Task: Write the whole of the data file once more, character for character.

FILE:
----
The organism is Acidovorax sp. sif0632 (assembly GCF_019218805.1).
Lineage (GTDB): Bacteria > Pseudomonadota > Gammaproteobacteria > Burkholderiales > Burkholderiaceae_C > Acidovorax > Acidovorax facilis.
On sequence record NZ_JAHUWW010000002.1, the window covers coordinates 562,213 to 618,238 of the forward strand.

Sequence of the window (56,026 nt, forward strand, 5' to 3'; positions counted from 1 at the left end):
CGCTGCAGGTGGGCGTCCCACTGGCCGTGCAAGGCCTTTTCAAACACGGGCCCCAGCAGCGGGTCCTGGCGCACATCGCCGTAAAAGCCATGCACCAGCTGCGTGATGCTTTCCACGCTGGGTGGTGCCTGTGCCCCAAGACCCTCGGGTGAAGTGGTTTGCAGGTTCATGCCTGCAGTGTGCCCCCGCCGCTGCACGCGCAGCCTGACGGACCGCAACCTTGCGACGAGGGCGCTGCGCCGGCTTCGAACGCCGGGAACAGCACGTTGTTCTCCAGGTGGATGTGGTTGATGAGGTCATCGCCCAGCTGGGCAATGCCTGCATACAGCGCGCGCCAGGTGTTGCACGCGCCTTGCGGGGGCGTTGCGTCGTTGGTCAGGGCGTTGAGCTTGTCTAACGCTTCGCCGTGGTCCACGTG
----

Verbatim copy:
The organism is Acidovorax sp. sif0632 (assembly GCF_019218805.1).
Lineage (GTDB): Bacteria > Pseudomonadota > Gammaproteobacteria > Burkholderiales > Burkholderiaceae_C > Acidovorax > Acidovorax facilis.
On sequence record NZ_JAHUWW010000002.1, the window covers coordinates 562,213 to 618,238 of the forward strand.

Sequence of the window (56,026 nt, forward strand, 5' to 3'; positions counted from 1 at the left end):
CGCTGCAGGTGGGCGTCCCACTGGCCGTGCAAGGCCTTTTCAAACACGGGCCCCAGCAGCGGGTCCTGGCGCACATCGCCGTAAAAGCCATGCACCAGCTGCGTGATGCTTTCCACGCTGGGTGGTGCCTGTGCCCCAAGACCCTCGGGTGAAGTGGTTTGCAGGTTCATGCCTGCAGTGTGCCCCCGCCGCTGCACGCGCAGCCTGACGGACCGCAACCTTGCGACGAGGGCGCTGCGCCGGCTTCGAACGCCGGGAACAGCACGTTGTTCTCCAGGTGGATGTGGTTGATGAGGTCATCGCCCAGCTGGGCAATGCCTGCATACAGCGCGCGCCAGGTGTTGCACGCGCCTTGCGGGGGCGTTGCGTCGTTGGTCAGGGCGTTGAGCTTGTCTAACGCTTCGCCGTGGTCCACGTG